Institute for the Humanities exhibit explores intersection of text and image
Featuring an expansive 6-artwork display, this winter’s Jill S. Harris Visiting Fellow of the Humanities Institute has her work distributed liberally around the Institute gallery. Encompassing books, wall-mounted prints, and a particularly interesting glasswork, the display’s signature feature is a restless foray into process.
As Peggy Daub, curator and outreach librarian of the U-M Special Collections Library, relates in an interview she conducted with Avadenka for the exhibit, this Huntington Park, Mich. mixed-media artist seeks to create art “that contains both the beauty of gesture” as well as “a core of meaning.”
And as Avadenka further adds in her personal statement, “I investigate the philosophical and physical presence of the book: the very nature of visual language, the visual power of word and image combined, and the notion that both are codes to be deciphered. I explore the beauty and power of line, and the graphic essence of a letter, whether it can be ‘read’ or not.”
Which is a good thing because reading Avadenka’s work in “Language Comes After the Artist” requires as much of a willingness to read gesture as it requires a willingness to explore the printmaking process.
The media in this exhibit are relief printing, intaglio printing, and kiln-fired glass engraving. In each instance, Avadenka’s expressive gesture is meticulously crafted.
And as Amanda Krugliak, arts curator of the Institute for the Humanities, rightly says in her introduction to the exhibit, “What is remarkable (about Avadenka’s work) is the impossibility of knowing exactly where text begins or image ends.”
She then adds, “The two (text and image) co-exist, interchangeable mingling, like twist of rope, articulating one another, like door to hinge” making this kind of work ultimately hard to define because “Avadenka is a visual artist, a printmaker, a maker of books, a conceptualist, a realist — rooted in tradition and modern.”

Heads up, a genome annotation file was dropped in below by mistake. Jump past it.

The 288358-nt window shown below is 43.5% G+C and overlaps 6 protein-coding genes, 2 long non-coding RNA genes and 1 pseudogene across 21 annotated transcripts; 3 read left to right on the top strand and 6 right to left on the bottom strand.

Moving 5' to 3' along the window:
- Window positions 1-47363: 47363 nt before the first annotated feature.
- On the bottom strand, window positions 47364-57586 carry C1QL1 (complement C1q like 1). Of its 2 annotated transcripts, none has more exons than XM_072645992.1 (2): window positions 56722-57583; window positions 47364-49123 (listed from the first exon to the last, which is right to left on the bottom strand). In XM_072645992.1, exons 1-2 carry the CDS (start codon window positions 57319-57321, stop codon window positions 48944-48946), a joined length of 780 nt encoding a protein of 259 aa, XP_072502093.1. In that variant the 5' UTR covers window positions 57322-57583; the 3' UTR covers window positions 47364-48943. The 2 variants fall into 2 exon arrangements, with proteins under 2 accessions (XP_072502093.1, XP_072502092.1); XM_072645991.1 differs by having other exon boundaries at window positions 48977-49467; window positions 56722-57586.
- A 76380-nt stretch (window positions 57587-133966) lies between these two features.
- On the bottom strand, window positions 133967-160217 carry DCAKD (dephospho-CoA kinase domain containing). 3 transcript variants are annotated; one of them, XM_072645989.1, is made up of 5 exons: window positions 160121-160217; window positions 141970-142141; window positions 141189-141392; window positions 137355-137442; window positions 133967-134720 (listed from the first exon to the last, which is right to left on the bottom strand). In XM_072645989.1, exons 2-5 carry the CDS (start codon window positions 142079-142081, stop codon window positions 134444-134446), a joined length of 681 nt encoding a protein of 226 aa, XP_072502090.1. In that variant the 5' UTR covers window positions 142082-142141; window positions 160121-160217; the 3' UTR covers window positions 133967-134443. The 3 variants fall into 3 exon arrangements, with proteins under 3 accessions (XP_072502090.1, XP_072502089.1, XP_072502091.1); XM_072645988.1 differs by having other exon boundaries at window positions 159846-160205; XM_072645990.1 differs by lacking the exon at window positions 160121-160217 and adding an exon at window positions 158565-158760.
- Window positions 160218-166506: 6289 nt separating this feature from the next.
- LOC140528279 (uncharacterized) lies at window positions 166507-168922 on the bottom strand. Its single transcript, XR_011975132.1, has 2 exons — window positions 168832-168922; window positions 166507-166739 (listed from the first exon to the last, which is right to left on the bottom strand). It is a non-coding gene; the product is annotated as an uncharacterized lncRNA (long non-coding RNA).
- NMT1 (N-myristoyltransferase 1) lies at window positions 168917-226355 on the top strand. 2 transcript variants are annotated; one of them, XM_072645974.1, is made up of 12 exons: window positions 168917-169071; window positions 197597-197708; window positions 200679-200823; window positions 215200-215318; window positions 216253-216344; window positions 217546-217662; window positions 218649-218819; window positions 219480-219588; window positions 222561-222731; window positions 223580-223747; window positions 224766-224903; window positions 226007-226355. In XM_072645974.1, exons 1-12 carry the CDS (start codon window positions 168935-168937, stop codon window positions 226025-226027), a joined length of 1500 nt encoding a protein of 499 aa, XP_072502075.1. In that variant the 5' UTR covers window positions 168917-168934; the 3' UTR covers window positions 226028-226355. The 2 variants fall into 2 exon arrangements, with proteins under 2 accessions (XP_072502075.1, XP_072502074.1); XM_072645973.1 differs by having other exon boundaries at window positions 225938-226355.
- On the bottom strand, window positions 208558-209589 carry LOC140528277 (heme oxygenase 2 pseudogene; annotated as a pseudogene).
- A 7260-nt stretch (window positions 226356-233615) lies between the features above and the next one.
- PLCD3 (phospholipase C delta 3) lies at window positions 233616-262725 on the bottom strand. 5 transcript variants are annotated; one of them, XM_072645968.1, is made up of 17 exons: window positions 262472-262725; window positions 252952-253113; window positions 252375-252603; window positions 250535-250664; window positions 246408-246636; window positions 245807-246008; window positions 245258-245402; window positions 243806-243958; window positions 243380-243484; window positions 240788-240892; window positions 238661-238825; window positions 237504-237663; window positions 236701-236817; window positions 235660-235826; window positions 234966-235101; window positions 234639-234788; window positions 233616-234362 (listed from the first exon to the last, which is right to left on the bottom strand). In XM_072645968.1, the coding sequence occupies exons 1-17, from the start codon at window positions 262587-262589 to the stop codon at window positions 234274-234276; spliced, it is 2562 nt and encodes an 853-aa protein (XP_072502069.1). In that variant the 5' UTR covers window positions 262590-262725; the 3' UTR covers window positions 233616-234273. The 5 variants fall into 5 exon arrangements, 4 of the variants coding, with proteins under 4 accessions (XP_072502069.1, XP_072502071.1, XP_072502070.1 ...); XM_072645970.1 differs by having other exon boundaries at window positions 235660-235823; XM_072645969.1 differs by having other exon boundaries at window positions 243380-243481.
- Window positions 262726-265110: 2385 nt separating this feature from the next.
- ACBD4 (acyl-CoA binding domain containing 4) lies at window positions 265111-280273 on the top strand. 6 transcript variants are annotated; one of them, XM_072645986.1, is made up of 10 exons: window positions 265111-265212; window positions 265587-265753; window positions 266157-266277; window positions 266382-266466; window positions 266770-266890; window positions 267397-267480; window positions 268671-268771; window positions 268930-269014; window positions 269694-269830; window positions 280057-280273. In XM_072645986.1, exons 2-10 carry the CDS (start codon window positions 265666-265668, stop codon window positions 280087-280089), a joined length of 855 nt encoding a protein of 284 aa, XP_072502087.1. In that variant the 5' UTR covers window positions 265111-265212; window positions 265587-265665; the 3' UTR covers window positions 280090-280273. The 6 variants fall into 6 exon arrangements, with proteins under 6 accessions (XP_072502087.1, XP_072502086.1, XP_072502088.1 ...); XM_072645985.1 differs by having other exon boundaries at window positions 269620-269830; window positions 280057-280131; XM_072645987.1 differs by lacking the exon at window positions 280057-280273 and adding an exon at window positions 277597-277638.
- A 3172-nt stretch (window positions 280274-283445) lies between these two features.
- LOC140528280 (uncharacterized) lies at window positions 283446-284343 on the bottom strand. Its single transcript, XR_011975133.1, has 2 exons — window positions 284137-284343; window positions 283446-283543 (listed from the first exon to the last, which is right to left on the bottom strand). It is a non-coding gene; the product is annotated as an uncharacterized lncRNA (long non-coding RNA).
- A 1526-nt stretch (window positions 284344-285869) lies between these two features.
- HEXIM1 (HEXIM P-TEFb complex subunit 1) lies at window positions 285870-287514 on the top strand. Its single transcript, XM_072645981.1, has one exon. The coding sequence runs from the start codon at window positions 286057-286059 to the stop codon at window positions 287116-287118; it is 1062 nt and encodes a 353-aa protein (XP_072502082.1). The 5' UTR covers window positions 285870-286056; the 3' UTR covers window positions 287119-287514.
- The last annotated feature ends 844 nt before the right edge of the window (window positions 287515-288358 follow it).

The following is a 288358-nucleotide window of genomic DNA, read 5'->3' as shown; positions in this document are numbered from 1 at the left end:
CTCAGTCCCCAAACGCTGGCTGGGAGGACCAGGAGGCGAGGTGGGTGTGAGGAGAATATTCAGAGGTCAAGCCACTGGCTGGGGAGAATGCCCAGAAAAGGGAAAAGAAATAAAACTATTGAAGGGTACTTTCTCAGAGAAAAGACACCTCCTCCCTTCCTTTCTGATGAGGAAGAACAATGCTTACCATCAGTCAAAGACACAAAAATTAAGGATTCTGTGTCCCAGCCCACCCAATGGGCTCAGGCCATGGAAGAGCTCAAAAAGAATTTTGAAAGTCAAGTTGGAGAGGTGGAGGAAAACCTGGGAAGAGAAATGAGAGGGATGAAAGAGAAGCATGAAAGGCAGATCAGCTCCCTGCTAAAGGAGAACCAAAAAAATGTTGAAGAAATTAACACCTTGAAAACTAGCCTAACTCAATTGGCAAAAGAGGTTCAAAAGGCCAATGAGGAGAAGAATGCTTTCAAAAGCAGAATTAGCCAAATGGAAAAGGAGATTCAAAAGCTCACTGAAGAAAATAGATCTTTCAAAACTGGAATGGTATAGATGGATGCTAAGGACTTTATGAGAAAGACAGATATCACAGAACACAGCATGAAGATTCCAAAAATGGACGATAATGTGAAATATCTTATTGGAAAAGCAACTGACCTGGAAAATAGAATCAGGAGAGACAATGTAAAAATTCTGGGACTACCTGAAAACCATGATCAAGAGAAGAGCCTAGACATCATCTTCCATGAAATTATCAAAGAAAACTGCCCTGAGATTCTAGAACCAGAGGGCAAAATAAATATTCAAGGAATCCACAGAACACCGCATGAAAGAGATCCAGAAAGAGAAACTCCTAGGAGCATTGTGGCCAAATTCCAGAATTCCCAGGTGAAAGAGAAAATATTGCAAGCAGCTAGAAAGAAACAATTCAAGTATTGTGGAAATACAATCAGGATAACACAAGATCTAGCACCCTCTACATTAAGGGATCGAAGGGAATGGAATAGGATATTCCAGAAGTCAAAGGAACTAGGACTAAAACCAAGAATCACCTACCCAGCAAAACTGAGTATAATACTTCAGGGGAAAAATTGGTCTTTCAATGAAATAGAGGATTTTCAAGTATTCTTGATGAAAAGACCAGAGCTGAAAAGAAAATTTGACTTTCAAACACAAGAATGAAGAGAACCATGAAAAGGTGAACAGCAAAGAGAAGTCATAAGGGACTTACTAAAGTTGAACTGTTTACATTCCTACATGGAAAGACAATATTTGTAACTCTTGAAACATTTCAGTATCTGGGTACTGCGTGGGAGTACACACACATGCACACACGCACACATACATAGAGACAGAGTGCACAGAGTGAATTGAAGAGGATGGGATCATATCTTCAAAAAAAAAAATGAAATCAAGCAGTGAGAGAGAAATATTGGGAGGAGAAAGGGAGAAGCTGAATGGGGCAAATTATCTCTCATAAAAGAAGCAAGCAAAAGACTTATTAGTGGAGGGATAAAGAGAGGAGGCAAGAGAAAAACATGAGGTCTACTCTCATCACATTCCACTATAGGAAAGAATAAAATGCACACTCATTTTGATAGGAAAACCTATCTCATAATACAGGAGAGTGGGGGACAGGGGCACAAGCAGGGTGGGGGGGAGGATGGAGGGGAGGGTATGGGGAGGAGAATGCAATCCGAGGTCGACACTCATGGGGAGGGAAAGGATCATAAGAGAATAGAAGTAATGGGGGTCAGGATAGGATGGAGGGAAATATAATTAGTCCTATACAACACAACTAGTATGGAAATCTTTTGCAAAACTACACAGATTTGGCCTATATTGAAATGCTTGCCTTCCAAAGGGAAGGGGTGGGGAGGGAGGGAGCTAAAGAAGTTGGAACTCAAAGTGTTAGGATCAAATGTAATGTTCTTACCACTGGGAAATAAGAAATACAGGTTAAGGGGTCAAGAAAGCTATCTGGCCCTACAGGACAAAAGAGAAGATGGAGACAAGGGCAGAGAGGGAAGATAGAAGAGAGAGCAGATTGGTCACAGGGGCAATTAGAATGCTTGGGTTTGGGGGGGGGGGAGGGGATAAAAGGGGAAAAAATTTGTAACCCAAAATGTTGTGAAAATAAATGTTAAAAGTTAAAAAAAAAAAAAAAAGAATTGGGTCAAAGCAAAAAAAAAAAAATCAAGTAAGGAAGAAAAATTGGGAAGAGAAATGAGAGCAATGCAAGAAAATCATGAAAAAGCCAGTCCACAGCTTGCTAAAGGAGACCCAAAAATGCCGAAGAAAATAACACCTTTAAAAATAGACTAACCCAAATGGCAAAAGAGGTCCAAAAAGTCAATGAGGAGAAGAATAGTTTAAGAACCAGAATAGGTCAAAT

This restless effect is best seen in her expansive 2013 “After Jabes” intaglio, chine colle where the wall mounted 18 x 56 inch print is unfurled across the Institute's west gallery wall.
Crafted through a fluid repetitive print overlay, the print expansively flurries across its borders. “After Jabes” appears as though Avadenka has surrendered herself to the work; taking the time to create a flowing curvilinear abstraction whose richly textured articulation creates an internal tension.
A similar observation can be made of the 12 vertical panels of her 2010 “Seasons.” Representative samples taken from a larger set of prints titled after each season are mounted on the Institute wall. Each work of the suite illustrates the change of the calendar through varied combinations of color and design.
Each trio of Avadenka’s dozen “Seasons” panels — ranging from vegetative greens and yellows for spring and summer to browns and reds for fall and blue for winter — features squiggles with a thicker black sketched line, creating an imaginative visual vocabulary whose internal chatter goes on from season to season.
By contrast, 2011’s “Comes and Goes,” a freestanding glass book created from five 20 x 13 x 7 inch glass-kiln panes set in the center of the gallery, finds Avadenka imaginatively reconstructing the possibility of the art book through a medium that wouldn’t ordinarily be thought of as book material. This exceedingly handsome glasswork has a series of brown tinted rectangles rimming the corner of each plane with engraved black and red lines and ovals strew across the work’s glass pages.
What makes the work truly special is the placement of these ovals on these leaves. Set on different pages —in different sizes and places — the ovals are a colorful punctuation whose placement animates the glasswork.
With this remarkable artwork, Avadenka summons up the entirety of her aesthetic. Because “Al-jar I-IV” is most certainly a book in that it has seemingly endless contiguous pages in the way any book would ordinarily have them. But her gestural abstraction stretched across much of the book’s length also contributes mightily to the work’s appearance.
Sweeping her viewer along with the same sort of subtle gestural expression found in her other artworks, Avadenka remains faithful to her philosophy of crafting a compelling visual abstraction that becomes the narrative. Seeing becomes the same as reading in this exceptional work of art.
““Language Comes after the Artist”: The Work of Lynne Avadenka” will continue through May 17 at the University of Michigan Institute for the Humanities’ Exhibition Space, Room 1010, 202 S. Thayer St. Gallery hours are 9 a.m. to 5 p.m., Monday-Friday. For information, call 734-936-3518.